The slow-burn rise of the roguelike deckbuilder
For the uninitiated, the roguelike deckbuilder can be an intimidating prospect. It’s the love child of two famously hardcore archetypes: the deckbuilder, in which you gradually compile a deck of cards, and the roguelike, in which you move across a procedurally generated map rendered anew every time you die. Strategy and challenge combine in a manner that is more cerebral than the most popular roguelikes, such as the hack-and-slash Hades, but faster paced than classic deckbuilders like Magic: The Gathering. As a result, you might think the hybrid genre’s audience would be limited. On the contrary, it’s exploded in recent years, with the likes of Slay The Spire and Monster Train popularizing the seemingly niche form.
Bending a card game around combat, the verbs of most roguelike deckbuilders are the same as many other games: attack, defend, unleash a special ability — that kind of thing. But rather than demanding the player lean on twitchy reflexes or gratuitous amounts of free time to grind their way to progression, the genre asks players to simply slow down and take a moment to think. In this way, the genre resonates with a broader turn to mechanical complexity in recent years. (The renewed popularity of JRPGs — games with deep turn-based combat — is perhaps indicative of such shifting tastes.)
The magic of any roguelike deckbuilder worth its salt is found in the complex interplay between cards. On any given run, you’ll likely have a good idea of what you’ll draw, if not the order, and so these games quickly become about synergy and probability, risk and reward. The mind flutters with the possibilities of the virtual on-screen deck.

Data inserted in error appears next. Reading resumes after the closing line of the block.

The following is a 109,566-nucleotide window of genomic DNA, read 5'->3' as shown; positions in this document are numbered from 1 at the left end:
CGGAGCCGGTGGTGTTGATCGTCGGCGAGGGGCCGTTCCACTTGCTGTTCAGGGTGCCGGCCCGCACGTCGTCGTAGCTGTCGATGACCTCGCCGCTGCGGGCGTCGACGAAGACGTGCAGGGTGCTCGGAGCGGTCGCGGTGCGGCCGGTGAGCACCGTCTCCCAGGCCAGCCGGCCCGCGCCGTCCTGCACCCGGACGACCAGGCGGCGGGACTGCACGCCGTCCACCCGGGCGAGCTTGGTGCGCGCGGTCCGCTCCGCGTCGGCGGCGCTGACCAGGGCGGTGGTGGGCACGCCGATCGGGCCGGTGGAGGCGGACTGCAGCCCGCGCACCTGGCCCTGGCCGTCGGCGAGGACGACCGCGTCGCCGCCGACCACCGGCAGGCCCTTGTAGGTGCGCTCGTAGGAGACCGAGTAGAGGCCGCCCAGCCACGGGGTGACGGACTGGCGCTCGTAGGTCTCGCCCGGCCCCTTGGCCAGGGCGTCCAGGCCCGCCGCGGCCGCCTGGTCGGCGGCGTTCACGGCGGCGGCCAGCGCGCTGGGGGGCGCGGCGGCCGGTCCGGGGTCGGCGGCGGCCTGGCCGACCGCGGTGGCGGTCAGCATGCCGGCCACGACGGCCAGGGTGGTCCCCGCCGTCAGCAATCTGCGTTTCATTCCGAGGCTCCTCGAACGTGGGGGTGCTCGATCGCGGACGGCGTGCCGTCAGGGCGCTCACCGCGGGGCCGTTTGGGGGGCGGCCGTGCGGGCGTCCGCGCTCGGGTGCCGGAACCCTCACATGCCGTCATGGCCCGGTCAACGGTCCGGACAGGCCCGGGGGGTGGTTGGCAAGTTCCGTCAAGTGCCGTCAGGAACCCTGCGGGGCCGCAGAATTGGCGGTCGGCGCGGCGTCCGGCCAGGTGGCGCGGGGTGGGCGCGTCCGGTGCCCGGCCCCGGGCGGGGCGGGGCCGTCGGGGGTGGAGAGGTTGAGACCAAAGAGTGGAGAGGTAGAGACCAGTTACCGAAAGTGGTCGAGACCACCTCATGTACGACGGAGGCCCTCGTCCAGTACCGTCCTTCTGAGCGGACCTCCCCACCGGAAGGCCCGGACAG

With such a specific mix of styles comes a history less contested than other genres. Of course, you can trace things back to the origins of its constituent parts: the randomly generated dungeons of 1980’s Rogue and the seminal collectible card game Magic: The Gathering. But, generally speaking, there’s a handful of titles that game makers, including Magic’s legendary designer Richard Garfield, point to as crucial to the genre’s development. The 1997 video game spinoff of Magic is one, colloquially referred to as Shandalar, after the fantasy realm within which the classic card game took place. Another is the 2008 paper card game Dominion, which made building a deck — the adding and discarding of cards to construct a so-called “engine” that propelled the player through the game — a major focus of gameplay.
That said, according to Garfield, the “watershed” moment for the modern iteration of the genre came in 2014 with Peter Whalen’s Dream Quest. Whalen’s “packaging of a smaller, tighter experience really did a lot for the genre,” Garfield says over Zoom. Remarkably, he continues, the game remains “virtually unknown” beyond a few dedicated students of the field.
Playing Dream Quest in 2022 is an almost uncanny experience. It’s only eight years old, but the lo-fi artwork makes the game feel more like an unearthed homebrew gem from the late 1990s. The writing is charmingly self-aware, filled with run-of-the-mill fantasy tropes and quirky details. (You purchase cards at a gingerbread house called Gouda’s Gummy Goodness.) In the same way you might play Mario 64 today and recognize the entire blueprint of the 3D platformer genre, Dream Quest features nearly every element players have come to expect from the roguelike deckbuilder. You adventure across a randomly generated dungeon adding cards to your deck, all while carefully considering the relationship between them. Whalen’s game lacks big-budget production values (the now ubiquitous rustling of cards that unfurl across the screen, for example), yet it still feels great to play — events playing out at breakneck speed. The pull of one more battle against the game’s crude stick people is unshakeable.